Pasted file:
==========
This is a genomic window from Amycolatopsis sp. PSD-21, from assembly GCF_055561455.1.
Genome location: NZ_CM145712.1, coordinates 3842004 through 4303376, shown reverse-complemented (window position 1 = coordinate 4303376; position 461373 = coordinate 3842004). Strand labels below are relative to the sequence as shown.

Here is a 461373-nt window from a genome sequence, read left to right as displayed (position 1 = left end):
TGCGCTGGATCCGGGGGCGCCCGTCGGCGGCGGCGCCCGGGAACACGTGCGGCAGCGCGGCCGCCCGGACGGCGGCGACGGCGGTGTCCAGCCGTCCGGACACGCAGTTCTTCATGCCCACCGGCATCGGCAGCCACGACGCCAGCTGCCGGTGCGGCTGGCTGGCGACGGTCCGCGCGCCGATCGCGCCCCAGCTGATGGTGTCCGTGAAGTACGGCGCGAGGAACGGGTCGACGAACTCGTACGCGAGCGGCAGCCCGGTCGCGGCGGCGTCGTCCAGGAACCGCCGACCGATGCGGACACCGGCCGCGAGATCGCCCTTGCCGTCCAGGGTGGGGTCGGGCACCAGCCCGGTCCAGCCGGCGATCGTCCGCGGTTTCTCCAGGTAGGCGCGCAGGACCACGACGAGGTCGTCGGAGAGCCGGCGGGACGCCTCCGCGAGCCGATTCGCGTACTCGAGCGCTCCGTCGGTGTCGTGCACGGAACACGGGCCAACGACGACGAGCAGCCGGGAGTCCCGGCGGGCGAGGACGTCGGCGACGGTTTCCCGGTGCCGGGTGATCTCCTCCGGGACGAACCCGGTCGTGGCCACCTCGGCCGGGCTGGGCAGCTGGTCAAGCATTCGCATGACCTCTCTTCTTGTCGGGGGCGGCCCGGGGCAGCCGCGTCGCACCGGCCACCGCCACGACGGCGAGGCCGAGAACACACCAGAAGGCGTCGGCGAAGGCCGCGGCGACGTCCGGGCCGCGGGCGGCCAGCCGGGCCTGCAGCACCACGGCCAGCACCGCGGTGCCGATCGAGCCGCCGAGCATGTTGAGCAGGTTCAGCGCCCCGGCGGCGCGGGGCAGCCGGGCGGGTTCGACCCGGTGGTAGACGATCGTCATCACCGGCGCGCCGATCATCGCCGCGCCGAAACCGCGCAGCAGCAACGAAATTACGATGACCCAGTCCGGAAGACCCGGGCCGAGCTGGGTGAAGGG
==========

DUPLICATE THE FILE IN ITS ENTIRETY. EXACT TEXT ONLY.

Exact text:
This is a genomic window from Amycolatopsis sp. PSD-21, from assembly GCF_055561455.1.
Genome location: NZ_CM145712.1, coordinates 3842004 through 4303376, shown reverse-complemented (window position 1 = coordinate 4303376; position 461373 = coordinate 3842004). Strand labels below are relative to the sequence as shown.

Here is a 461373-nt window from a genome sequence, read left to right as displayed (position 1 = left end):
TGCGCTGGATCCGGGGGCGCCCGTCGGCGGCGGCGCCCGGGAACACGTGCGGCAGCGCGGCCGCCCGGACGGCGGCGACGGCGGTGTCCAGCCGTCCGGACACGCAGTTCTTCATGCCCACCGGCATCGGCAGCCACGACGCCAGCTGCCGGTGCGGCTGGCTGGCGACGGTCCGCGCGCCGATCGCGCCCCAGCTGATGGTGTCCGTGAAGTACGGCGCGAGGAACGGGTCGACGAACTCGTACGCGAGCGGCAGCCCGGTCGCGGCGGCGTCGTCCAGGAACCGCCGACCGATGCGGACACCGGCCGCGAGATCGCCCTTGCCGTCCAGGGTGGGGTCGGGCACCAGCCCGGTCCAGCCGGCGATCGTCCGCGGTTTCTCCAGGTAGGCGCGCAGGACCACGACGAGGTCGTCGGAGAGCCGGCGGGACGCCTCCGCGAGCCGATTCGCGTACTCGAGCGCTCCGTCGGTGTCGTGCACGGAACACGGGCCAACGACGACGAGCAGCCGGGAGTCCCGGCGGGCGAGGACGTCGGCGACGGTTTCCCGGTGCCGGGTGATCTCCTCCGGGACGAACCCGGTCGTGGCCACCTCGGCCGGGCTGGGCAGCTGGTCAAGCATTCGCATGACCTCTCTTCTTGTCGGGGGCGGCCCGGGGCAGCCGCGTCGCACCGGCCACCGCCACGACGGCGAGGCCGAGAACACACCAGAAGGCGTCGGCGAAGGCCGCGGCGACGTCCGGGCCGCGGGCGGCCAGCCGGGCCTGCAGCACCACGGCCAGCACCGCGGTGCCGATCGAGCCGCCGAGCATGTTGAGCAGGTTCAGCGCCCCGGCGGCGCGGGGCAGCCGGGCGGGTTCGACCCGGTGGTAGACGATCGTCATCACCGGCGCGCCGATCATCGCCGCGCCGAAACCGCGCAGCAGCAACGAAATTACGATGACCCAGTCCGGAAGACCCGGGCCGAGCTGGGTGAAGGG